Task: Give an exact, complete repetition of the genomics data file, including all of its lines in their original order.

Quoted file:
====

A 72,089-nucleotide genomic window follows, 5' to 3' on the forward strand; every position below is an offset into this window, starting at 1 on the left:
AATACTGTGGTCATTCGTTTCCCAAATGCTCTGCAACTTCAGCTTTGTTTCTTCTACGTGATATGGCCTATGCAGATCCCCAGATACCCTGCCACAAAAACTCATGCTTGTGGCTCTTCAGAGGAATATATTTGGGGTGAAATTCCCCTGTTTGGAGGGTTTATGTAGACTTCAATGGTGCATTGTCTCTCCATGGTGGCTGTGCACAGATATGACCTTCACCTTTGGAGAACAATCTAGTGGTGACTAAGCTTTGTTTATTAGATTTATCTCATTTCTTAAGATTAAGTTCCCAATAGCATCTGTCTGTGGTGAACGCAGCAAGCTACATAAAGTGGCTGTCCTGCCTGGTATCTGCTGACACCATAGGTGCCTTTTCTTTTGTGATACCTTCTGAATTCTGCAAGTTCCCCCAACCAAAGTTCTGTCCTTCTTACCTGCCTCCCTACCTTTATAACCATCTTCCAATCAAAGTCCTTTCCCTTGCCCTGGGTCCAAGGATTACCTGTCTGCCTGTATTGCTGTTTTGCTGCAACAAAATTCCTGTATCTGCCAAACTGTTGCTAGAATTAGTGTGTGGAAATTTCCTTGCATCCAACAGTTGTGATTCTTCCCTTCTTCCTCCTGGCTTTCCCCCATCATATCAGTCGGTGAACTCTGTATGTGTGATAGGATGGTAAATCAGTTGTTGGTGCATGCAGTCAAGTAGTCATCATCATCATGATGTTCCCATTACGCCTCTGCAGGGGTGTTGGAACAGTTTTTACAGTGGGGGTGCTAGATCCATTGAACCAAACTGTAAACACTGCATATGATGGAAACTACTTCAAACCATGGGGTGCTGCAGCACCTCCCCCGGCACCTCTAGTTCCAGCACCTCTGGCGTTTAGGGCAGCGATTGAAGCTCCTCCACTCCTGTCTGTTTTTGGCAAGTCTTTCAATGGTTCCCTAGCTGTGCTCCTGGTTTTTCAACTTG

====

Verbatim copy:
A 72,089-nucleotide genomic window follows, 5' to 3' on the forward strand; every position below is an offset into this window, starting at 1 on the left:
AATACTGTGGTCATTCGTTTCCCAAATGCTCTGCAACTTCAGCTTTGTTTCTTCTACGTGATATGGCCTATGCAGATCCCCAGATACCCTGCCACAAAAACTCATGCTTGTGGCTCTTCAGAGGAATATATTTGGGGTGAAATTCCCCTGTTTGGAGGGTTTATGTAGACTTCAATGGTGCATTGTCTCTCCATGGTGGCTGTGCACAGATATGACCTTCACCTTTGGAGAACAATCTAGTGGTGACTAAGCTTTGTTTATTAGATTTATCTCATTTCTTAAGATTAAGTTCCCAATAGCATCTGTCTGTGGTGAACGCAGCAAGCTACATAAAGTGGCTGTCCTGCCTGGTATCTGCTGACACCATAGGTGCCTTTTCTTTTGTGATACCTTCTGAATTCTGCAAGTTCCCCCAACCAAAGTTCTGTCCTTCTTACCTGCCTCCCTACCTTTATAACCATCTTCCAATCAAAGTCCTTTCCCTTGCCCTGGGTCCAAGGATTACCTGTCTGCCTGTATTGCTGTTTTGCTGCAACAAAATTCCTGTATCTGCCAAACTGTTGCTAGAATTAGTGTGTGGAAATTTCCTTGCATCCAACAGTTGTGATTCTTCCCTTCTTCCTCCTGGCTTTCCCCCATCATATCAGTCGGTGAACTCTGTATGTGTGATAGGATGGTAAATCAGTTGTTGGTGCATGCAGTCAAGTAGTCATCATCATCATGATGTTCCCATTACGCCTCTGCAGGGGTGTTGGAACAGTTTTTACAGTGGGGGTGCTAGATCCATTGAACCAAACTGTAAACACTGCATATGATGGAAACTACTTCAAACCATGGGGTGCTGCAGCACCTCCCCCGGCACCTCTAGTTCCAGCACCTCTGGCGTTTAGGGCAGCGATTGAAGCTCCTCCACTCCTGTCTGTTTTTGGCAAGTCTTTCAATGGTTCCCTAGCTGTGCTCCTGGTTTTTCAACTTG